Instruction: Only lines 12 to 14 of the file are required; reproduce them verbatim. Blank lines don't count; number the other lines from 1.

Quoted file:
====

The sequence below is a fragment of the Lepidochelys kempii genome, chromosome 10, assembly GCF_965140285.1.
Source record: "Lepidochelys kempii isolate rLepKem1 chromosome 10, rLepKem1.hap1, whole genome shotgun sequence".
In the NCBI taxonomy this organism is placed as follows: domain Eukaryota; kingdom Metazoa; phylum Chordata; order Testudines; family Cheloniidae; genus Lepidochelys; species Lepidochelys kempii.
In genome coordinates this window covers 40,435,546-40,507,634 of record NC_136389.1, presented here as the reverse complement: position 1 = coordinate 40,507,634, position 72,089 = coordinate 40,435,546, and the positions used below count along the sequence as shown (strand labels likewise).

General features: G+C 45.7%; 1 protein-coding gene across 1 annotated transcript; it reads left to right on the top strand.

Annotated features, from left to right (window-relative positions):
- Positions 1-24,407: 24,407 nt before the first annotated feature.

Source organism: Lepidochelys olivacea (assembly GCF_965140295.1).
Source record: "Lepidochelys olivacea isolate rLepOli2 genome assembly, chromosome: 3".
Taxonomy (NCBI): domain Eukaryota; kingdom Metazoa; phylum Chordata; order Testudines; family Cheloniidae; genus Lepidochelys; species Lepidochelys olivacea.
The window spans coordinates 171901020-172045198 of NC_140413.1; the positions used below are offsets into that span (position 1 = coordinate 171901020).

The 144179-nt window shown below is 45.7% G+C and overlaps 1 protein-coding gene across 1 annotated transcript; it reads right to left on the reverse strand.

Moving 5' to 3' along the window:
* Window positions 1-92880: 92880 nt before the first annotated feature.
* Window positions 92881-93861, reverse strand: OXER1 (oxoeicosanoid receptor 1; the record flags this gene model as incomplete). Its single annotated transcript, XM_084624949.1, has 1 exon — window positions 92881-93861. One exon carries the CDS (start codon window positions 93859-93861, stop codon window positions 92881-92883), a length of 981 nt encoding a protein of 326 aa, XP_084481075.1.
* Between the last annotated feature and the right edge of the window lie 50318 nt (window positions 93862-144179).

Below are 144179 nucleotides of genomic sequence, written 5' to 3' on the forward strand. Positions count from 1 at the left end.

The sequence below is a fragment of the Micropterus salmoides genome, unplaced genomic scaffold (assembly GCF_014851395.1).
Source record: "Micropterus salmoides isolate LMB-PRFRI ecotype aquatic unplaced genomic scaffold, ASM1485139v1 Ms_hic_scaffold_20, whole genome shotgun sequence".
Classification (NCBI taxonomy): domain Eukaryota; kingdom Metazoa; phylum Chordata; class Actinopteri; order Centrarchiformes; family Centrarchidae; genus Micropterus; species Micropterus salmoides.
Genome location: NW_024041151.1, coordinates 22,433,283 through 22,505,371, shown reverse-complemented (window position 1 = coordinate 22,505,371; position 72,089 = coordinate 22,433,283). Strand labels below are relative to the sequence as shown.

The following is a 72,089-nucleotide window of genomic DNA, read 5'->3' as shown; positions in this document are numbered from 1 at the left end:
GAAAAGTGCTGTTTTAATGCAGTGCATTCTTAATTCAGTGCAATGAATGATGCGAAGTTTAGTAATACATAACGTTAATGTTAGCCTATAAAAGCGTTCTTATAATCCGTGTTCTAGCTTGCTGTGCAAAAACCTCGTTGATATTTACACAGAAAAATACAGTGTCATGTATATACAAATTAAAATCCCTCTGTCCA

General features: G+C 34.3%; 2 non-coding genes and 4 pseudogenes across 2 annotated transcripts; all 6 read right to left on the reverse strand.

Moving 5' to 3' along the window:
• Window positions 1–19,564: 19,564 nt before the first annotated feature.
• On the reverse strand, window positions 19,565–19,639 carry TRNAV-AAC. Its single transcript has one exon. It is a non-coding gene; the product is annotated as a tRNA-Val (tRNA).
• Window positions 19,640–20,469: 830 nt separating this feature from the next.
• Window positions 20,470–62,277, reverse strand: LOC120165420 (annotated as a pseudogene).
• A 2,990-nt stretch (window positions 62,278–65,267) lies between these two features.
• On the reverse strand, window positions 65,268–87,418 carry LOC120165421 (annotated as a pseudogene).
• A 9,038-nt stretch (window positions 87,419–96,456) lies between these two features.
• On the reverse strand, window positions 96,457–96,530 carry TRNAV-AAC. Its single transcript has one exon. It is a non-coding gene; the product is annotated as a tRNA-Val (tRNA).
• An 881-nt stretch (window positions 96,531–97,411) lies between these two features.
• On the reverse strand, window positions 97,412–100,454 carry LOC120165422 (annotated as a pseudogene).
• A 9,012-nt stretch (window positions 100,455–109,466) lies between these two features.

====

The 144179-nt window shown below is 45.7% G+C and overlaps 1 protein-coding gene across 1 annotated transcript; it reads right to left on the reverse strand.

Moving 5' to 3' along the window:
* Window positions 1-92880: 92880 nt before the first annotated feature.